This issue : Welcome to Vol. 1 / Issue 1 of  The Nelligan Review, named in honour of Montreal poet Émile Nelligan (December 24, 1879 – November 

18, 1941). A poet Edmund Wilson considered to be the greatest Canadian poet in any language. Born to an Irish father and a French-Canadian mother, Émile wrote in French—but only, sadly, until the age of 19, when he was admitted to the Saint-Benoît asylum, exhibiting signs of schizophrenia. Nelligan remained at Saint-Benoît for 25 years, after which he was transferred to the Saint-Jean-de-Dieu Hospital, where he died, never having written again. A symbolist poet in the school of Charles-Pierre Baudelaire and Arthur Rimbaud, and English-language writers Lord Byron and Edgar Allan Poe, Nelligan successfully created a poetic sensibility that was uniquely his own, striking a chord with French Canada that remains to this day. And so we honour him, with the naming of this literary and cultural review journal, for his perseverance to his art, and to himself. 

Within this inaugural issue, you will find the same spirit of perseverance and dedication to art—which is why we are here, to help shine a light on those pushing forward, against their own battles, and the shared battles we all find waiting, within the realm of creating. Narratives, that speak of who we are, and who we can be. Who we want to be. And so, with this small effort, in this small corner of the world, The Nelligan Review will attempt to be a celebration of us; artists, and those that strive to be one.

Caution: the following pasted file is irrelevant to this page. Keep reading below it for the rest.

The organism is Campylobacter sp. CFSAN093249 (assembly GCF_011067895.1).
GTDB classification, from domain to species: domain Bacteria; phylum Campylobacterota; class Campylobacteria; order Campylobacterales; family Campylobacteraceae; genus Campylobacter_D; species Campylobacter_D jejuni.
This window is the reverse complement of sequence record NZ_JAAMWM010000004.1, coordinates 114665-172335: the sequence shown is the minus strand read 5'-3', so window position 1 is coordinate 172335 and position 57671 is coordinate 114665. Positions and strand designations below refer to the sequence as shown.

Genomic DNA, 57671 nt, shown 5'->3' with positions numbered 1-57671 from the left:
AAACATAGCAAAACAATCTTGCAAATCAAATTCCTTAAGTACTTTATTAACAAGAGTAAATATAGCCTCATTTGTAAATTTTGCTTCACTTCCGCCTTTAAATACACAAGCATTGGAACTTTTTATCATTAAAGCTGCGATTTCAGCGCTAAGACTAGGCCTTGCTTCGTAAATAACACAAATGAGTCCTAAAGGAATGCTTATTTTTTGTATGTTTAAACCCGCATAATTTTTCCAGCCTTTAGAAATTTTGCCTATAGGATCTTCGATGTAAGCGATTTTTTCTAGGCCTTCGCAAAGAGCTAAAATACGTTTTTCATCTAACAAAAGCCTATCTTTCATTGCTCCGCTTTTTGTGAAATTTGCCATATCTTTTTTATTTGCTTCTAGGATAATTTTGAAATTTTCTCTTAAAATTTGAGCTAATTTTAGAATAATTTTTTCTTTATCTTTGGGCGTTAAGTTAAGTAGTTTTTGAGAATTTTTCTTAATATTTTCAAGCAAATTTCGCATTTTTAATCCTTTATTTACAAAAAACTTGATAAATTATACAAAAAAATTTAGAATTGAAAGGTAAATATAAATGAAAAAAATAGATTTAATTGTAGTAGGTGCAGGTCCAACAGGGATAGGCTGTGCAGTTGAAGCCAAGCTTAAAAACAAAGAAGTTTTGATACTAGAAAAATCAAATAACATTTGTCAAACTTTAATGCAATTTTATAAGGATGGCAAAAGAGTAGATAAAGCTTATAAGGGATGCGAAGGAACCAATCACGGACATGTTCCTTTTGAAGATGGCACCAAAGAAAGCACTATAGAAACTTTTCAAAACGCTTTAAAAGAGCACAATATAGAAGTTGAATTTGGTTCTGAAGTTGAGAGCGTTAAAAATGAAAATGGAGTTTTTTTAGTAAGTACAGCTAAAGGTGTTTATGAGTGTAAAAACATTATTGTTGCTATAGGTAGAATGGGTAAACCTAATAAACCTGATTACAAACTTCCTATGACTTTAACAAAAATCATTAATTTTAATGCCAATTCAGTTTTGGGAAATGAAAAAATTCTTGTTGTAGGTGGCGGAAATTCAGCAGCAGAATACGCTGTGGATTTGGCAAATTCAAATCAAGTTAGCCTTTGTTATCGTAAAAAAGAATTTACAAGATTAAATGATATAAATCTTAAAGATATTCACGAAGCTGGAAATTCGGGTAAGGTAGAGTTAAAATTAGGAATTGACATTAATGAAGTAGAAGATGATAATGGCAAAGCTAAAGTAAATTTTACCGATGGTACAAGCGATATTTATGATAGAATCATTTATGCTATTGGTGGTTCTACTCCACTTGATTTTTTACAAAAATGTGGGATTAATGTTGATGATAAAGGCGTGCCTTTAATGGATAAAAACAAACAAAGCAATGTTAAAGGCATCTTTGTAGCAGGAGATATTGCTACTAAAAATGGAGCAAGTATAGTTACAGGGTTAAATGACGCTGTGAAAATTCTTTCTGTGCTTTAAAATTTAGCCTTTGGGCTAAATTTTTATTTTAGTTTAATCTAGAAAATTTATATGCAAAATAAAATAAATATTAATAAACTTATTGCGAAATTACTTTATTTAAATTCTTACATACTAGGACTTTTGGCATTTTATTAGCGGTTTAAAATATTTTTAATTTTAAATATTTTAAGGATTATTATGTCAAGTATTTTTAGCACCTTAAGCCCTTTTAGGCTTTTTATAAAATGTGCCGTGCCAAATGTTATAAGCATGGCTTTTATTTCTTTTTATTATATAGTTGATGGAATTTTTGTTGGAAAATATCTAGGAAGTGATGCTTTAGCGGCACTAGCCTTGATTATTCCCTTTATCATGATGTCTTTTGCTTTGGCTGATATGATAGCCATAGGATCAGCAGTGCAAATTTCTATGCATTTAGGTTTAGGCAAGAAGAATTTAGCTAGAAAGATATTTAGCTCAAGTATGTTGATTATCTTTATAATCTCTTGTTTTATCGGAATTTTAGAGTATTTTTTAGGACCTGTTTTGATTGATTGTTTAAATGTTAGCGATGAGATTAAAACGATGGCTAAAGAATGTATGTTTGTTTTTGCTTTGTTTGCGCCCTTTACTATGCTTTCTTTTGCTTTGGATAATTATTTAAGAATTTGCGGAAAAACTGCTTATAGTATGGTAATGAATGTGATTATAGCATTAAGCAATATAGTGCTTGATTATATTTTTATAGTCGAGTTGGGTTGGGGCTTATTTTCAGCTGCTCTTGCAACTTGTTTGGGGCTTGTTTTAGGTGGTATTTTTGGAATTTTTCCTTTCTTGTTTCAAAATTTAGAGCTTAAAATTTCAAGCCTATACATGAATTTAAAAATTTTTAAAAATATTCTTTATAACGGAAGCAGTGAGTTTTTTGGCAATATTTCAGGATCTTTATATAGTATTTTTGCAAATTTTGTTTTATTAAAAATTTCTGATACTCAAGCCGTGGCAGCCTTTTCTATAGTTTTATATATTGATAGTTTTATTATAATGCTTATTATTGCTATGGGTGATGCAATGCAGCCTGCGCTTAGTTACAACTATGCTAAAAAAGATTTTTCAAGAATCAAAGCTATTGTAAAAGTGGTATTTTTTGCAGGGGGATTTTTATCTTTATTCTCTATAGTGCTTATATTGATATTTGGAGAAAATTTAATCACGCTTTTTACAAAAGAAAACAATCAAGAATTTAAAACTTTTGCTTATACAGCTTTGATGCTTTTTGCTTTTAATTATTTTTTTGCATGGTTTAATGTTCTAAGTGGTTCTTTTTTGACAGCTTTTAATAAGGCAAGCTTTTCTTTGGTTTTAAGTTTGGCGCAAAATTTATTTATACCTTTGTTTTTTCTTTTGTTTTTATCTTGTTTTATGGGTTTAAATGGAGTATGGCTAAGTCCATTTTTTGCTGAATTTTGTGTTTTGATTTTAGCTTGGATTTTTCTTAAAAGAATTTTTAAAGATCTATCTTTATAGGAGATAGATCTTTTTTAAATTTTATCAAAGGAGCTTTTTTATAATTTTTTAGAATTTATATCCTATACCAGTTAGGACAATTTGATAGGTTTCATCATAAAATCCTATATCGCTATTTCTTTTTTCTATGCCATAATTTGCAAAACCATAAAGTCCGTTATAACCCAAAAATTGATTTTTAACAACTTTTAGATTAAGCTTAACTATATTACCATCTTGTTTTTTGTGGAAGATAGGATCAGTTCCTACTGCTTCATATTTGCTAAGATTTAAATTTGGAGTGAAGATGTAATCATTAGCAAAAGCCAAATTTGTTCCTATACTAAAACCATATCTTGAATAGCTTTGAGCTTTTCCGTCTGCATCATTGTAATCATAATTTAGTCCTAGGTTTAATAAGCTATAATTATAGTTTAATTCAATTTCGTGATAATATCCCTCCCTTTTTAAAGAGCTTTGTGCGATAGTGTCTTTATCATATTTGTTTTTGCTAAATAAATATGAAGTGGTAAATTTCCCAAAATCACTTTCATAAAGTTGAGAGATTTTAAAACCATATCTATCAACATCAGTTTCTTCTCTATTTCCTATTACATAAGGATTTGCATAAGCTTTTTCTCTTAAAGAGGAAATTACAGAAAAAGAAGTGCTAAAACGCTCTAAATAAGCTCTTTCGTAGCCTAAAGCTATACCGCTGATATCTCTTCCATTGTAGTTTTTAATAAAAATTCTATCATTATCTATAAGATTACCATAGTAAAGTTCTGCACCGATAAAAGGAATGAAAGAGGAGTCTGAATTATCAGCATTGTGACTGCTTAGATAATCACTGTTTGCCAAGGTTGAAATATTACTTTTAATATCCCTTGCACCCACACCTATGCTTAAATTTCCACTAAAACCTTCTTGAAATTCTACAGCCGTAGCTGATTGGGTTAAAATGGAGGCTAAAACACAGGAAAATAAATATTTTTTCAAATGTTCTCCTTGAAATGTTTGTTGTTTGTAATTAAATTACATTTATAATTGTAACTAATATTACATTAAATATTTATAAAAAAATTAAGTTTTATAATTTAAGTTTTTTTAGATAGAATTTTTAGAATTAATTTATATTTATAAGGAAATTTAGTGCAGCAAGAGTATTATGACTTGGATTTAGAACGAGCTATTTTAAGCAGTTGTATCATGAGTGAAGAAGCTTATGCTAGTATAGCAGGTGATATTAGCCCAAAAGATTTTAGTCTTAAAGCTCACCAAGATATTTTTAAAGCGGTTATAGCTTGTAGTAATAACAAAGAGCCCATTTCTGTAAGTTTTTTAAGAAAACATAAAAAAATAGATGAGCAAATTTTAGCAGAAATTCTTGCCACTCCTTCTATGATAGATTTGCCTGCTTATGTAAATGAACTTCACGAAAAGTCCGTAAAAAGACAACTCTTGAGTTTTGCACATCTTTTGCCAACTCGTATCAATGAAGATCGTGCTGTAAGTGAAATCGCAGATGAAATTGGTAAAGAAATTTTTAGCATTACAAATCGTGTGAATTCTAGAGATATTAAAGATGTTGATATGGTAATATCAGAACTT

Christian Fennell, Editor-in-chief,
The Nelligan Review

HOVEY MANOR, NORTH HATLEY, QUEBEC

APRIL 15-16, 2023

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THE NELLIGAN REVIEW
COMPREHENSIVE WRITERS' WORKSHOP

ESSAYS with Mikhail Iossel, author and contributor to the New Yorker.

SHORT STORIES with author and Man Booker Prize finalist, Josip Novakovich  

MONTREAL, QUEBEC

APRIL 22-23, 2023

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NOVELS with fiction editor and author, Christian Fennell 

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"Que reste-t-il de lui dans la tempête brève?"

“The main thing is to be moved, to love, to hope, to tremble, to live.” 

- Auguste Rodin